Updated: Oct 27, 2022
Do you like to sleep at night? Do you like knowing that your finances are in order, and everything is under control? If so, I have a story for you that will make you lose sleep. I'm talking about accounting horror stories. Stories of businesses who have faced financial ruin because they didn't keep their books in order. Today, I want to share with you the first accounting horror story. This is a story of a business who faced bankruptcy because of bad accounting practice. Are you ready for it? Buckle up, it's a scary one!
Once upon a time...
There was an entrepreneur that built a half a billion-dollar construction company from the ground up. He was a great salesman, and his business was in a hot market niche. His company was doing well, his business was in operations in multiple different states, and had large contracts with some of the biggest names in the business. The company's billing was timely and their accounts payable looked healthy, it has not ballooned in the last year of activity, which is an excellent sign for any business! Furthermore, the company took advantage of financing options to bridge its collections to payables: credit cards, supply chain finance and factoring receivables, a process in which the business sells its invoices for a discount in order to receive cash up front. Although on paper the company was profitable, the company continued to struggle with cash flow issues. The company had to use multiple loans just to keep his business afloat and pay his employees, additionally the entrepreneur had to dip into his personal savings. As the company continued to struggle to pay its bills, the vendors and lenders became irritated, their desperation they forced the entrepreneur towards bankruptcy.
It was profitable, how could this happen?
One thing to understand is that unless a profitable company is purchasing large assets, cash problems are primarily driven by timing gap in between collections and payables, which can be solved by borrowing money. But since the company continued to struggle with cash-flow issues even after taking advantage of many financing options, it became apparent that the company was not actually profitable.
How did the company report positive financial performance?
The company billed ahead of time recording revenues before the work was actually completed. Basic accounting principles explains that revenues should be recognized when earned. Revenues must be earned, not when billed, and to earn the money you must do the work first. Not following this rule made it very difficult to analyze operating performance month-over-month as each period can fluctuate from highly profitable to terribly hopeless. The company's payables also came out underreported as it did not match the balance due on the vendor's monthly billing statements.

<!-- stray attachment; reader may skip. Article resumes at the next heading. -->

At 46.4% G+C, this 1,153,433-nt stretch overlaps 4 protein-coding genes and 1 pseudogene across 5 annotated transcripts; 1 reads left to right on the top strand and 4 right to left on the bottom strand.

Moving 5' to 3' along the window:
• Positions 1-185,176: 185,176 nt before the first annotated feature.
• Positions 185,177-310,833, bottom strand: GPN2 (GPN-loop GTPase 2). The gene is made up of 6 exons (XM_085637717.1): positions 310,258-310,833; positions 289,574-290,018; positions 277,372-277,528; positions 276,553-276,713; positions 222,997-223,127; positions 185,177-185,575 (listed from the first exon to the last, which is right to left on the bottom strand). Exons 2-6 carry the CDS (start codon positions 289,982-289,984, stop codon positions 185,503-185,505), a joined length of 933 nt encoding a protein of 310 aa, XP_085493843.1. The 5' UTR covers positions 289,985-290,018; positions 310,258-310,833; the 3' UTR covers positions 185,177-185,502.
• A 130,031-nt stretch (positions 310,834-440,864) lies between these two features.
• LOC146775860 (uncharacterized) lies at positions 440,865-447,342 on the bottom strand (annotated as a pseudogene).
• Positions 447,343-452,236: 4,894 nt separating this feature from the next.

Why did the accounting do such a terrible job?
Although the company CFO had a strong finance background in the field of investment banking, the company did not have anyone with strong accounting skills controlling the financial reporting. Coincidentally, the CFO was also responsible for Accounts Payable and Accounts Receivable. The staff was not trained well enough to identify these issues. They were not able to give the company the attention it needed and vice versa, which attributed to very high turnover.
What can we learn from this story?
This story is a great reminder that just because a company is profitable on paper, it does not mean that the company is actually doing well. It is important to look at the cash flow statement to get a true picture of the company's financial health. The cash flow statement shows how much cash is coming in and going out of the business. If a company is not generating enough cash to cover its expenses, it will eventually run into financial trouble.
This story is also reminder of the importance of following basic accounting principles. Revenues should be recognized when earned, not when billed. Furthermore, all expenses should be properly recorded and matched to the corresponding invoices. This ensures that the financial statements accurately reflect the company's true operating performance.
The scariest part
Apart from the business going through bankruptcy, the entrepreneur in this story also filed for personal bankruptcy losing his home and his livelihood.
Even if a company appears to be profitable, it’s important to look more closely at its finances. In some cases, a company may be profitable due to creative accounting practices, not because it is actually making money. Unfortunately, this seems to be the case with the company in this story. According to recent reports, the company did not follow proper revenue recognition procedures, which led to an inaccurate portrayal of its financial health. Additionally, the company failed to take care of its accounting department, which eventually led to its bankruptcy. If you are looking for a reliable and experienced accounting partner, contact GFT today. We can help your business thrive by ensuring that your finances are in order and accurate.